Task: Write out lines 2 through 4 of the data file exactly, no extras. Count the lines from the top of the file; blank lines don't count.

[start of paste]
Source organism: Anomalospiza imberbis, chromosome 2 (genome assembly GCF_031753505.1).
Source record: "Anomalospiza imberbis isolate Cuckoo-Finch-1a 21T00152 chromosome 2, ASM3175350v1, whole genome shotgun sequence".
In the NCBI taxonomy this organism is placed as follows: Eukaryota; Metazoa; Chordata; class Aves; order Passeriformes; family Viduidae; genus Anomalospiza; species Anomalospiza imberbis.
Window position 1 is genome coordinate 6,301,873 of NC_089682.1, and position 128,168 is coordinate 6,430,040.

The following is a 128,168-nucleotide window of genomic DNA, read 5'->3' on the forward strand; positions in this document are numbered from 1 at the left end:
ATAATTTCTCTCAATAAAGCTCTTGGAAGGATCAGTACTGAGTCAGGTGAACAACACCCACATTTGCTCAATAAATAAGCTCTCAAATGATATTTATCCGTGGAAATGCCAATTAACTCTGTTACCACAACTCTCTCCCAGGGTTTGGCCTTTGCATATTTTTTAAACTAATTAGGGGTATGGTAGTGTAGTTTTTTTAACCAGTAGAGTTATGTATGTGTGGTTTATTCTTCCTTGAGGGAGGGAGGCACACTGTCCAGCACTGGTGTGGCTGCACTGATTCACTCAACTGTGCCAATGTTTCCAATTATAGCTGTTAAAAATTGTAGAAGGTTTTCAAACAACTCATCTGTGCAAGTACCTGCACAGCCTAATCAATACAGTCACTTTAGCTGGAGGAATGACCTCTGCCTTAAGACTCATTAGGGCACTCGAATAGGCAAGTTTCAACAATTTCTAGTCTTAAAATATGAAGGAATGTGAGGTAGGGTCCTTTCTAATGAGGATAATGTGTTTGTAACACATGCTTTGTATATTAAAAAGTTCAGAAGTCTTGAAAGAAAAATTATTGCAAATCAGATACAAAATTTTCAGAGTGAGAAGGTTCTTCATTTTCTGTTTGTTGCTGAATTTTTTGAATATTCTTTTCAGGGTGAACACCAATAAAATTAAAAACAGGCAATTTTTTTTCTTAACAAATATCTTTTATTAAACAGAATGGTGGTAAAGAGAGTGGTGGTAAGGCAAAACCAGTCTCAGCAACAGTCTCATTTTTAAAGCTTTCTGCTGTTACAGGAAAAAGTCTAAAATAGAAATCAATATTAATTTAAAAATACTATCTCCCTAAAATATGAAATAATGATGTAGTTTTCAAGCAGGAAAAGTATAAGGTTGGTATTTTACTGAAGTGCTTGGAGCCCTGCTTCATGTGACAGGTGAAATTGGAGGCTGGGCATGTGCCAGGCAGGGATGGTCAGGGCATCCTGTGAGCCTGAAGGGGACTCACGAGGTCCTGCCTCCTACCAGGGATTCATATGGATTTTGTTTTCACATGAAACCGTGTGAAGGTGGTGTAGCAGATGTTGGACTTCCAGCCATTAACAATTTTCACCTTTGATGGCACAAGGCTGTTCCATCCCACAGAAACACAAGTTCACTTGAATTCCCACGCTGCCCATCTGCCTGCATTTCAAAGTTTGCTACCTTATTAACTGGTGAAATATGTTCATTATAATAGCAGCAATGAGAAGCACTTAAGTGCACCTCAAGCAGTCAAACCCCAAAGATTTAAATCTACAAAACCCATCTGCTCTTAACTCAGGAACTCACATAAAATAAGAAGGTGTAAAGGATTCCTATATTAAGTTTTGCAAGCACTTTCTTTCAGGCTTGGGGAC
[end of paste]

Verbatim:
Source record: "Anomalospiza imberbis isolate Cuckoo-Finch-1a 21T00152 chromosome 2, ASM3175350v1, whole genome shotgun sequence".
In the NCBI taxonomy this organism is placed as follows: Eukaryota; Metazoa; Chordata; class Aves; order Passeriformes; family Viduidae; genus Anomalospiza; species Anomalospiza imberbis.
Window position 1 is genome coordinate 6,301,873 of NC_089682.1, and position 128,168 is coordinate 6,430,040.